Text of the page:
Mendelssohn String Quartet Op. 80
Felix Mendelssohn left us lots of wonderful music, which we commemorate this year, because it is the 200th anniversary of his birth.
Think of it: At age 17, he composed the masterpiece, A Midsummer Night’s Dream; and we have much chamber music, symphonies, piano pieces, concertos for violin and piano, as well as religious music.
Felix and his sister, Fannie, were very close. She was a musician and an outstanding composer in her own right. A year before Mendelssohn’s death, his sister died, and her brother was not consolable. We hear the tragedy in his music.
This string quartet was written after Fannie’s death. And one can hear the transformation: Previous wonderful melodies in his songs, symphonies, and quartets have now turned to frenzied anger as expressed in his music. If you have access to it, listen to the Violin Concerto in E-Minor. After hearing that, listen to this quartet! And you’ll hear the agony, anger, turmoil, and disbelief that Felix’ sister is gone. The Adagio speaks of that sadness, and the Finale which follows paints the grinding pain of the composer.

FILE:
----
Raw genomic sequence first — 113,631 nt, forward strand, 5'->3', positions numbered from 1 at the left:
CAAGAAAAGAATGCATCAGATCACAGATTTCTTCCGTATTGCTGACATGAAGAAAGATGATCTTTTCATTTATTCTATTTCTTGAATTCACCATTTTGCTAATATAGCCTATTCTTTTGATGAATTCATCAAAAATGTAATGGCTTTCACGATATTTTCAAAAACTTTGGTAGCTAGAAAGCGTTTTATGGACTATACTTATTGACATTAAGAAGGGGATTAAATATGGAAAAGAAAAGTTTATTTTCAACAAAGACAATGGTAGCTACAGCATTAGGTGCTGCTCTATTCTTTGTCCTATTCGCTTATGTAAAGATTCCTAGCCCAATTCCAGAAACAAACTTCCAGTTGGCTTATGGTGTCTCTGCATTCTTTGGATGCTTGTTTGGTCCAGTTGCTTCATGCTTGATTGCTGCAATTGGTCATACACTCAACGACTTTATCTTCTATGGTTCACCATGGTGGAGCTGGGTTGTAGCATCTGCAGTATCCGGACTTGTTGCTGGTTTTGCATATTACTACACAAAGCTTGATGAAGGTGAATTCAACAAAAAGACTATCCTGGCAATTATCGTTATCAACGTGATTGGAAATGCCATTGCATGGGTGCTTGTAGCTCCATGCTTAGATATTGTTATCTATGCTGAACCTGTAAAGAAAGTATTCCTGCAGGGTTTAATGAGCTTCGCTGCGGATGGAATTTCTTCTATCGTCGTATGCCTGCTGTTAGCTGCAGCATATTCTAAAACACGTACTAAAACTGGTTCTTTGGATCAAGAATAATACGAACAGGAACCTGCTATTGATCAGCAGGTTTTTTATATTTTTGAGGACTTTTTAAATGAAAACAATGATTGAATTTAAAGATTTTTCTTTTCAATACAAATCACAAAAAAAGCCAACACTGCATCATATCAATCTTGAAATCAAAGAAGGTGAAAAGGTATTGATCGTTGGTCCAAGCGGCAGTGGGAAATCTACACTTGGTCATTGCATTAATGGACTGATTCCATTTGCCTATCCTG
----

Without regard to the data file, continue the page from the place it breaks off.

You, as the listener, however, need to be consoled too. Fortunately, this recoding also contains the Schumann Piano Quintet. What music that is!! Just what the Doctor ordered to assure that you are left feeling great, even though you heard Mendelssohn’s pain in that selection…
To hear audio samples, please go to: